Smarter Faster Better: The Transformative Power of Real Productivity by Charles Duhigg

I had heard so much of Charles Duhigg from many “entrepreneurial youtubers”, so naturally I became curious of his work. Most people recommend his book The Power of Habit, I even remember a colleague reading it. But I didn’t find a copy of it at my local library but I did find a copy of Smarter Faster Better instead. Oh boy was I happy with this book. I highly recommend this book for anyone, especially if you are looking for ways to be more “productive”. The book is full of stories of how people, organizations, or businesses overcame serious obstacles to come out on top. Here’s my favorite part from the book.

This, ultimately, is one of the most important lessons of places such as NUMMI and the lean and agile philosophies: Employees work smarter and better when they believed they have more decision-making authority and when they believe their colleagues are committed to their success. A sense of control can fuel motivations, people need to know their suggestions won’t be ignored, that their mistakes won’t be held against them. And they need to know that everyone else has their back.

There has been very few work environments where I felt trust between myself and management. This always left me alienated and demotivated. But I’ve had other jobs where I truly felt like I was part of the team. Those were great jobs and enjoyed my time at them. Not just because it was a fun working environment but because at the end of the day I felt that my work meant something.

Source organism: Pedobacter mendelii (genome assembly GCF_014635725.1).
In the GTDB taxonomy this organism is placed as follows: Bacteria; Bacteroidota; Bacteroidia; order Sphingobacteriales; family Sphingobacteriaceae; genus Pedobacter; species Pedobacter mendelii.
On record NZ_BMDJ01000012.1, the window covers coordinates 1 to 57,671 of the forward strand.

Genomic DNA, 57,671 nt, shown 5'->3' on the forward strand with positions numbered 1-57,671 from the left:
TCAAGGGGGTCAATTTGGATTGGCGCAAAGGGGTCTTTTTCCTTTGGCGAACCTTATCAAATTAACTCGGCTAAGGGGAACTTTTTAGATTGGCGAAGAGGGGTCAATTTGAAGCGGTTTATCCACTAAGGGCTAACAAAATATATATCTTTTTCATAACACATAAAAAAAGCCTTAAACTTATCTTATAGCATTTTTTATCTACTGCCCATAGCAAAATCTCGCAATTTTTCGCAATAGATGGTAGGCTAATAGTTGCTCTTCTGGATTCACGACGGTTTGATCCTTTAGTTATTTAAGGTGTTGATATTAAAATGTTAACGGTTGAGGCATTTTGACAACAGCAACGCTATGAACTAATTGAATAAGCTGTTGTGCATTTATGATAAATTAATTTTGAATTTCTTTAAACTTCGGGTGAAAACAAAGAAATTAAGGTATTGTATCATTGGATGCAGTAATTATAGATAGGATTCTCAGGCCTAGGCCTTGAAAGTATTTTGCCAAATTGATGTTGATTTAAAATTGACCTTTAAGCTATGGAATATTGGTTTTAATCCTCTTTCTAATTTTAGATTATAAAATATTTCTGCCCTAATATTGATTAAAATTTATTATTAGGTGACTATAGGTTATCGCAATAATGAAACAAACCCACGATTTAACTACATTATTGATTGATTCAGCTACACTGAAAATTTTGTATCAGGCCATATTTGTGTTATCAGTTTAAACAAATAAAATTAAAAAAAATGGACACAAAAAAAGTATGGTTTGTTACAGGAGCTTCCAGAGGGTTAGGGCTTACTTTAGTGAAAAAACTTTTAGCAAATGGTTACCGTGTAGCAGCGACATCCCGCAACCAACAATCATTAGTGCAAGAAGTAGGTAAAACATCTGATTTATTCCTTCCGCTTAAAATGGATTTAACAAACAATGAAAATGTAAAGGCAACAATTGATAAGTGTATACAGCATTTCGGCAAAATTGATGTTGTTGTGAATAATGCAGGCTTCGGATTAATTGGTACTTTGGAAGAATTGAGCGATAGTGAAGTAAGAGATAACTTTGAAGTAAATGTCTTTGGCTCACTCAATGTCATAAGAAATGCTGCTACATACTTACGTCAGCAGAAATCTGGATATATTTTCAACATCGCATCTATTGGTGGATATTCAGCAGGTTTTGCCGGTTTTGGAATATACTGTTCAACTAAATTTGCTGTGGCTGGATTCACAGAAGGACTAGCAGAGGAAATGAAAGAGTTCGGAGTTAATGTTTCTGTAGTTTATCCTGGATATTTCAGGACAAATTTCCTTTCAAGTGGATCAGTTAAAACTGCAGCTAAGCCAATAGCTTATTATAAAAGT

Why I got a Library Card in 2019

I was having a conversation with my wife and I said to her “You know, I feel like I’m getting dumber”. We both laughed out loud at my ridiculous statement, she then asked why I felt that. The reason I was l feeling like that was because I was simply spending too much time on other silly distractions. And no it wasn’t just “social media”, I tend to go down YouTube rabbit holes too. So I decided to try a small experiment. Reading.

In high school I read quite a bit, I was a lector at my church which required me to read the Bible. Though I never read the Bible for fun, just for my role as lector. Then in college my degree required a lot of reading. Every semester I must have read at least 10 books plus academic journal articles. So I did plenty of reading during that time in my life and I guess I got burned out on reading. I know this happens to many people but many get back to reading soon after. For me it was years since I had read a book from cover to cover.

So in the end I decided I wanted to read more. But starting something is always the hardest part of any project. I wanted to read more but I didn’t want to spend money on books that I wasn’t sure I’d like reading. My solution, the local library! I went down one Sunday afternoon and asked for a library card. I got a card in 15 minutes I got card and checked out my first book.

Lucky for me my local library has a great selection of books. Plus they are part of a regional system which allows me to find more book across libraries in the county. In the end I checked out a book title Why Buddhism is True by Robert Wright. I read it in the 2 weeks checkout period and I really enjoyed the book.

in the end I’ve been reading more and taking full advantage of free books at my local library. So if you want to get into reading go get a library card and checkout a few books.